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Italian boffins to robo-grapple space junk

Cunning satellite plan to de-orbit rocket debris

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Italian scientists have devised what they reckon is a viable plan to deal with the menace of large chucks of space debris: a robotic satellite which will grapple the junk, attach a propellant kit and dispatch it to a fiery death in the Earth's upper atmosphere.

Marco Castronuovo and colleagues from the Agenzia Spaziale Italiana have identified over 60 major threats at an altitude of roughly 850km, the BBC explains. Two-thirds of these weigh in at over three tonnes apiece, and many are whizzing along at up to 27,000 km/h (16,800 mph).

Among these are the priority targets: 41 large rocket bodies in a similar orbit which could collide, provoking a "cascading" collision effect as more and more pieces are added to the circling junk pile.

Castronuovo told the BBC: "In our opinion the problem is very challenging and it's quite urgent as well. The time to act is now; as we go farther in time we will need to remove more and more fragments."

The team's abstract in the journal Acta Astronautica explains: "The selected concept of operations envisages the launch of a satellite carrying a number of de-orbiting devices, such as solid propellant kits. The satellite performs a rendezvous with an identified object and mates with it by means of a robotic arm. A de-orbiting device is attached to the object by means of a second robotic arm, the object is released and the device is activated."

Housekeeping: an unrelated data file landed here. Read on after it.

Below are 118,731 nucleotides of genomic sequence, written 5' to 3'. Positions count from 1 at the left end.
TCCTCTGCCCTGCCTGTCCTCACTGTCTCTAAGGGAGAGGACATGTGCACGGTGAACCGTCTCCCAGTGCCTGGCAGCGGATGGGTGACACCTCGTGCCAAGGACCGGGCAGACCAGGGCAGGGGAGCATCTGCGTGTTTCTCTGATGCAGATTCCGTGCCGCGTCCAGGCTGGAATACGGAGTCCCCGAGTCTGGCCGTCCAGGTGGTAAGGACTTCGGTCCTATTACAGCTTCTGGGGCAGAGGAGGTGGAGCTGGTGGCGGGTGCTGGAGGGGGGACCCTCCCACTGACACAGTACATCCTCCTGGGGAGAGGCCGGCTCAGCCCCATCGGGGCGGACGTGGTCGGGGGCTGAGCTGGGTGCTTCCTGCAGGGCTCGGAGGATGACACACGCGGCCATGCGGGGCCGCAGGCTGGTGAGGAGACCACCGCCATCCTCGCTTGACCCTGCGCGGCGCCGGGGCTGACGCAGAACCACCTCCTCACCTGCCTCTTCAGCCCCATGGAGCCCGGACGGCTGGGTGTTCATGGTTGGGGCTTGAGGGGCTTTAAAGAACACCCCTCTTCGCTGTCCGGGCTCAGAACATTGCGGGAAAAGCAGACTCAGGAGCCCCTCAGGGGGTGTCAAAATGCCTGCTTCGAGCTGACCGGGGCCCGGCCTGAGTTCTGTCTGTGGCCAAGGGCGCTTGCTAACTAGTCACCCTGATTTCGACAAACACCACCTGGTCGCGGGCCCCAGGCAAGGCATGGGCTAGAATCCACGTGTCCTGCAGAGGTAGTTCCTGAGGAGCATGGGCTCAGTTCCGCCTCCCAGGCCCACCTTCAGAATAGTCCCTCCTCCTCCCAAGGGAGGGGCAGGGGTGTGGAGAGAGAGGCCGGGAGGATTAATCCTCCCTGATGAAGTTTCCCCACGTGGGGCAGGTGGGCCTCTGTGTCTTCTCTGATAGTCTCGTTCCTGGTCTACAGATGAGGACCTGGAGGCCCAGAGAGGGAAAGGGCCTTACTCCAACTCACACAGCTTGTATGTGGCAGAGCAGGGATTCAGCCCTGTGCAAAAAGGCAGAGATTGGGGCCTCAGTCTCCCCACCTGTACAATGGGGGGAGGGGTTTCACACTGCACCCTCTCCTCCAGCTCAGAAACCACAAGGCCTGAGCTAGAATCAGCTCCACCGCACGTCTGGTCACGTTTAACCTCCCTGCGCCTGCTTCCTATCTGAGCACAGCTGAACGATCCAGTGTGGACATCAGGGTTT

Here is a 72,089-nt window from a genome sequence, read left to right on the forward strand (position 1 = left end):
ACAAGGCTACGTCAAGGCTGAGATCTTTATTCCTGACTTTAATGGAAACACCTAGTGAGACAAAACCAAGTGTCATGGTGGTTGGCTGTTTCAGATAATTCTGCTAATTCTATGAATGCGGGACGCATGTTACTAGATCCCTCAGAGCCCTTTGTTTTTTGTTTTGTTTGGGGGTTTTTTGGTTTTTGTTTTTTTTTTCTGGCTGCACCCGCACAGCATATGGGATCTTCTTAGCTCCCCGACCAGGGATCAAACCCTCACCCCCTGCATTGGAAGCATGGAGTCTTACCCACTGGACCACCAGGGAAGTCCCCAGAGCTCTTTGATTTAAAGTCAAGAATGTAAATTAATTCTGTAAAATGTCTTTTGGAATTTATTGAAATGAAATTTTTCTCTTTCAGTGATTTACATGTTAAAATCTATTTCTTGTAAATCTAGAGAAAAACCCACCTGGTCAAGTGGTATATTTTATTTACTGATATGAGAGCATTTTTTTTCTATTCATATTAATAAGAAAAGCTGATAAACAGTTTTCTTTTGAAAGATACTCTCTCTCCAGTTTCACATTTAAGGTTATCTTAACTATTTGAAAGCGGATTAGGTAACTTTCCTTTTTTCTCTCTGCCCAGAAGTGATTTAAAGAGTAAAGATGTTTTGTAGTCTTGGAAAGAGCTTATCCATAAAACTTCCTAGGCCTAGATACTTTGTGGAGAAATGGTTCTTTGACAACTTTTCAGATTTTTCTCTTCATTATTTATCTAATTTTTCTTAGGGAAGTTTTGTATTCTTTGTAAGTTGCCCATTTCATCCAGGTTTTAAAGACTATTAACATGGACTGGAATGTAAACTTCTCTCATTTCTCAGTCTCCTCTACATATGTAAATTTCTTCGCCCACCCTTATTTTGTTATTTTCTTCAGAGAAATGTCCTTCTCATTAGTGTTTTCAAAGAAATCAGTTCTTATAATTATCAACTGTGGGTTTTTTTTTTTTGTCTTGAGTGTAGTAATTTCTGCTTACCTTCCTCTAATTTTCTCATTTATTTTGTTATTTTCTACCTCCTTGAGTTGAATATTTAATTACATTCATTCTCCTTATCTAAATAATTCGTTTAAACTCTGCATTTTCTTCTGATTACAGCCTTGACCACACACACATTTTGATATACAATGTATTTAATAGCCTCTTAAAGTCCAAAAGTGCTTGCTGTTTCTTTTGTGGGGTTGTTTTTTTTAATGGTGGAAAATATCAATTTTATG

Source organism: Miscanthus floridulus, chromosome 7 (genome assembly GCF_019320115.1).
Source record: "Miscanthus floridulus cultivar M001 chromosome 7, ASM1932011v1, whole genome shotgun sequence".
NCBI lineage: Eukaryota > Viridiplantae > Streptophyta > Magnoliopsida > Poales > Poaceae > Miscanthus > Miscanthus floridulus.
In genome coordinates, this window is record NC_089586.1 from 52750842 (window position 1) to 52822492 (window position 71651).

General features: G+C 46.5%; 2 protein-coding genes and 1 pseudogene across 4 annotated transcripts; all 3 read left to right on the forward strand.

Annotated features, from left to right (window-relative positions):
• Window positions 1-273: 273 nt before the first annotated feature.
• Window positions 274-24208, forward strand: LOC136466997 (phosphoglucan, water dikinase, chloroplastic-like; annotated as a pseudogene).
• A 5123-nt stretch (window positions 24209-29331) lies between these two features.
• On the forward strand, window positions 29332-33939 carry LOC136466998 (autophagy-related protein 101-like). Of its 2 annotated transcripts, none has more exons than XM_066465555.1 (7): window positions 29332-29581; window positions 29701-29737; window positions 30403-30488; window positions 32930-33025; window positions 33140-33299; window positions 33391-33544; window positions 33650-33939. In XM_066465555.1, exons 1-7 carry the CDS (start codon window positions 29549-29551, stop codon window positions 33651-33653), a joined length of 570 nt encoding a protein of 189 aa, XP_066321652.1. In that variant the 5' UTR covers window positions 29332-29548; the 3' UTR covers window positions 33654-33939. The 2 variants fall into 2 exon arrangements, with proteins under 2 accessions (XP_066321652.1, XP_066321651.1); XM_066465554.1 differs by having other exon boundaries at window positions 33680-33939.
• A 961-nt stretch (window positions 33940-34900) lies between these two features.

The scientists say their method could effectively and economically deal with 35 rocket bodies over seven years. Castronuovo is aware of the potential political sensitivity of the plan, given that his robosat grappler could potentially be used to deorbit working space hardware.

He said: "It's difficult from a political point of view; many of these objects belong to nations that are not willing to co-operate or do not allow access to their objects even if they are at the end of their operative life, and there is no international regulation on who should remove the objects that are left in space.

"If we start concentrating on the spent rocket bodies – which do not have sensitive equipment on board – it should not pose any problem to the owner to give permission to remove them; and there's no doubt they are not operative anymore."

The Italian plan is radically different to the Japan Aerospace Exploration Agency (JAXA) proposal, unveiled earlier this year, which suggests an orbital fishing trip with a really big net to clear the heavens of rubbish. ®

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